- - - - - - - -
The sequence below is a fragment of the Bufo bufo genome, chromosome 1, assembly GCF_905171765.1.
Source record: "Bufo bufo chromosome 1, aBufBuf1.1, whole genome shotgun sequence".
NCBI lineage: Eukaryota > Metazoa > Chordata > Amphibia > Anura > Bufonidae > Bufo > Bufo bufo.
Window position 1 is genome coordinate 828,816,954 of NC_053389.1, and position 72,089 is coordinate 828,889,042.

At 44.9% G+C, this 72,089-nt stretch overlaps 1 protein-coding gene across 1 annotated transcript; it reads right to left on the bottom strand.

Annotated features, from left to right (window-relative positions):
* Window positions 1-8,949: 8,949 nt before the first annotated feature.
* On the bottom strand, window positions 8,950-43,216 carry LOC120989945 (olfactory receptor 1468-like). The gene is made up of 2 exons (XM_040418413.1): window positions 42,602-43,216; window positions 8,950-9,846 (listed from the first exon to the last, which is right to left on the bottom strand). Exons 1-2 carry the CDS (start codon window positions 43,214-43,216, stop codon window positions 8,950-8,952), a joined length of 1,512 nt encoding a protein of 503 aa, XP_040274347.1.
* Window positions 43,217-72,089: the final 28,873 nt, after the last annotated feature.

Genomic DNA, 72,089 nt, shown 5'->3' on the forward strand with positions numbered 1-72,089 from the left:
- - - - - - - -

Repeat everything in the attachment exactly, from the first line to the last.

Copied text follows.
The sequence below is a fragment of the Bufo bufo genome, chromosome 1, assembly GCF_905171765.1.
Source record: "Bufo bufo chromosome 1, aBufBuf1.1, whole genome shotgun sequence".
NCBI lineage: Eukaryota > Metazoa > Chordata > Amphibia > Anura > Bufonidae > Bufo > Bufo bufo.
Window position 1 is genome coordinate 828,816,954 of NC_053389.1, and position 72,089 is coordinate 828,889,042.

At 44.9% G+C, this 72,089-nt stretch overlaps 1 protein-coding gene across 1 annotated transcript; it reads right to left on the bottom strand.

Annotated features, from left to right (window-relative positions):
* Window positions 1-8,949: 8,949 nt before the first annotated feature.
* On the bottom strand, window positions 8,950-43,216 carry LOC120989945 (olfactory receptor 1468-like). The gene is made up of 2 exons (XM_040418413.1): window positions 42,602-43,216; window positions 8,950-9,846 (listed from the first exon to the last, which is right to left on the bottom strand). Exons 1-2 carry the CDS (start codon window positions 43,214-43,216, stop codon window positions 8,950-8,952), a joined length of 1,512 nt encoding a protein of 503 aa, XP_040274347.1.
* Window positions 43,217-72,089: the final 28,873 nt, after the last annotated feature.

Genomic DNA, 72,089 nt, shown 5'->3' on the forward strand with positions numbered 1-72,089 from the left: